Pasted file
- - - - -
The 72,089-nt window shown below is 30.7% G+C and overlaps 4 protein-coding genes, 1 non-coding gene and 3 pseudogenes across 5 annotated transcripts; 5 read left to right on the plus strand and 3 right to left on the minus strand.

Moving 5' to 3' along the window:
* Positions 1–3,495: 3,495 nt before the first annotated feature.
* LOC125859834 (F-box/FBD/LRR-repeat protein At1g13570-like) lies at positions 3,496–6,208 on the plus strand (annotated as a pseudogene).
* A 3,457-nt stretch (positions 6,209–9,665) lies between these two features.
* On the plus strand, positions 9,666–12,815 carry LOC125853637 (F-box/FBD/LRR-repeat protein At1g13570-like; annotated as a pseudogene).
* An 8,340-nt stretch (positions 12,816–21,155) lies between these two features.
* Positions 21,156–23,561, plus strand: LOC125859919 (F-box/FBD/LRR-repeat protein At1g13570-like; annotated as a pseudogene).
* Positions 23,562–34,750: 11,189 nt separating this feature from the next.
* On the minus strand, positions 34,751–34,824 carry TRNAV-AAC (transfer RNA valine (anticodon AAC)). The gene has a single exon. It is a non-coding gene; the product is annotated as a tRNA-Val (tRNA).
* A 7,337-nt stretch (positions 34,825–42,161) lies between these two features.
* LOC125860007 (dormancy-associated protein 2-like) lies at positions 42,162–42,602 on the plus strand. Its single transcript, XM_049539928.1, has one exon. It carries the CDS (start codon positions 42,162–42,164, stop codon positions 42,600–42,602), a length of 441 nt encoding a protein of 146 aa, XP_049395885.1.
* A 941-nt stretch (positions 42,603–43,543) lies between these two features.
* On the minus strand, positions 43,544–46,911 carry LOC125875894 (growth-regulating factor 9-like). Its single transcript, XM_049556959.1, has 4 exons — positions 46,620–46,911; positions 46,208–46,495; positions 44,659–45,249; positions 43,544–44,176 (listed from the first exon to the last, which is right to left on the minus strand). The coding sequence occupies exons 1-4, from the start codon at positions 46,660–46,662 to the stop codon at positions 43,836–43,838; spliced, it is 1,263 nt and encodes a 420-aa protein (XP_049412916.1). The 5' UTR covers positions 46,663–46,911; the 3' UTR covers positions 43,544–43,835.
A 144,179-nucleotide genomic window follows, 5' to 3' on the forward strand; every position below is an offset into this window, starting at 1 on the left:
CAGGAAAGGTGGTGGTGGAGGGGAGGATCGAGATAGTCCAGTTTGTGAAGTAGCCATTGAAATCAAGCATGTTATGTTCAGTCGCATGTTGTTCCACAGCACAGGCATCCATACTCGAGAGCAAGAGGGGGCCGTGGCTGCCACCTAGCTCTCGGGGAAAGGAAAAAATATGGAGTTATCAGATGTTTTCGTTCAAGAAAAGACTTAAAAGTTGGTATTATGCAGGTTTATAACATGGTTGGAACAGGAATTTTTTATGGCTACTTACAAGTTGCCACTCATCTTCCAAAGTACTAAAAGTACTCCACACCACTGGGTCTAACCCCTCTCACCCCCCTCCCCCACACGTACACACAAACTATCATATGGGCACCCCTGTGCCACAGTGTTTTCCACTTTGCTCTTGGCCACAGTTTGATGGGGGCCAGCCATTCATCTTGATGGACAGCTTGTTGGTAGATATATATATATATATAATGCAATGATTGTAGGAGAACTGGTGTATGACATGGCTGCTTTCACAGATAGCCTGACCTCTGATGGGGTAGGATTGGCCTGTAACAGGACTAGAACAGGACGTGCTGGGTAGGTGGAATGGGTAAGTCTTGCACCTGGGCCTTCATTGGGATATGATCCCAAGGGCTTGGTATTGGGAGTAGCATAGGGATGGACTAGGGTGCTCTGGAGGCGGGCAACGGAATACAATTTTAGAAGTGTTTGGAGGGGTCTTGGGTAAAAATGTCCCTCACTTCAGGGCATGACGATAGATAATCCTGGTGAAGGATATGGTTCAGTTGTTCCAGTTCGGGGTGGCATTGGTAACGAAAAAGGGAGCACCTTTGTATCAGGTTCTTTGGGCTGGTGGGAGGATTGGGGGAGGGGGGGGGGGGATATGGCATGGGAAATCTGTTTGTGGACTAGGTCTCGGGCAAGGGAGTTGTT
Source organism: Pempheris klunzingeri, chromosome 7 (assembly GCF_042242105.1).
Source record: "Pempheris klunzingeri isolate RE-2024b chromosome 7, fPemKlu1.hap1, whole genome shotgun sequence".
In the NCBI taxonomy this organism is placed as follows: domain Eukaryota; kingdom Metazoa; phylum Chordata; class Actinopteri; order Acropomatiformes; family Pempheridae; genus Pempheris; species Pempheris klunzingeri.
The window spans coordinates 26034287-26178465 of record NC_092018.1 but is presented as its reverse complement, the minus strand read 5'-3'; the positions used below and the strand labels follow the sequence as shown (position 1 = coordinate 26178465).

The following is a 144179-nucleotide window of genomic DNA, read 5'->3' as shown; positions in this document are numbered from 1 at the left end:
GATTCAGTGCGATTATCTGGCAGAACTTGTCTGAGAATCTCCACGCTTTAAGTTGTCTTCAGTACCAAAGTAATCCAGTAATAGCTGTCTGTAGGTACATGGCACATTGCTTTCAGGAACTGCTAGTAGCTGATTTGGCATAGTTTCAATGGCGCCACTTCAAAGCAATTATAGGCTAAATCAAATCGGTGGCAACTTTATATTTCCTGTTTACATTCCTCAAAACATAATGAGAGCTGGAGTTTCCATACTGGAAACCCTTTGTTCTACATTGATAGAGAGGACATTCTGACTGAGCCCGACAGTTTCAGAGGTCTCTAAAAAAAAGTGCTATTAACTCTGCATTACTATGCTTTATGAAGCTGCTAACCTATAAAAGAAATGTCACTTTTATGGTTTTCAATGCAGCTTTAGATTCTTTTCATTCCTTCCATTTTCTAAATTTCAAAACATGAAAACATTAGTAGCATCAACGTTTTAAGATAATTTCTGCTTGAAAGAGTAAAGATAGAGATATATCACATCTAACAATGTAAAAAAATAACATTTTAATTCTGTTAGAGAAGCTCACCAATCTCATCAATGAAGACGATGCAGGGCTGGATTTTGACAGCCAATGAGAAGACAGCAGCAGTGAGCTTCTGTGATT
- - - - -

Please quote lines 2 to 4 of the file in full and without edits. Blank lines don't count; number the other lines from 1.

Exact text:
Moving 5' to 3' along the window:
* Positions 1–3,495: 3,495 nt before the first annotated feature.
* LOC125859834 (F-box/FBD/LRR-repeat protein At1g13570-like) lies at positions 3,496–6,208 on the plus strand (annotated as a pseudogene).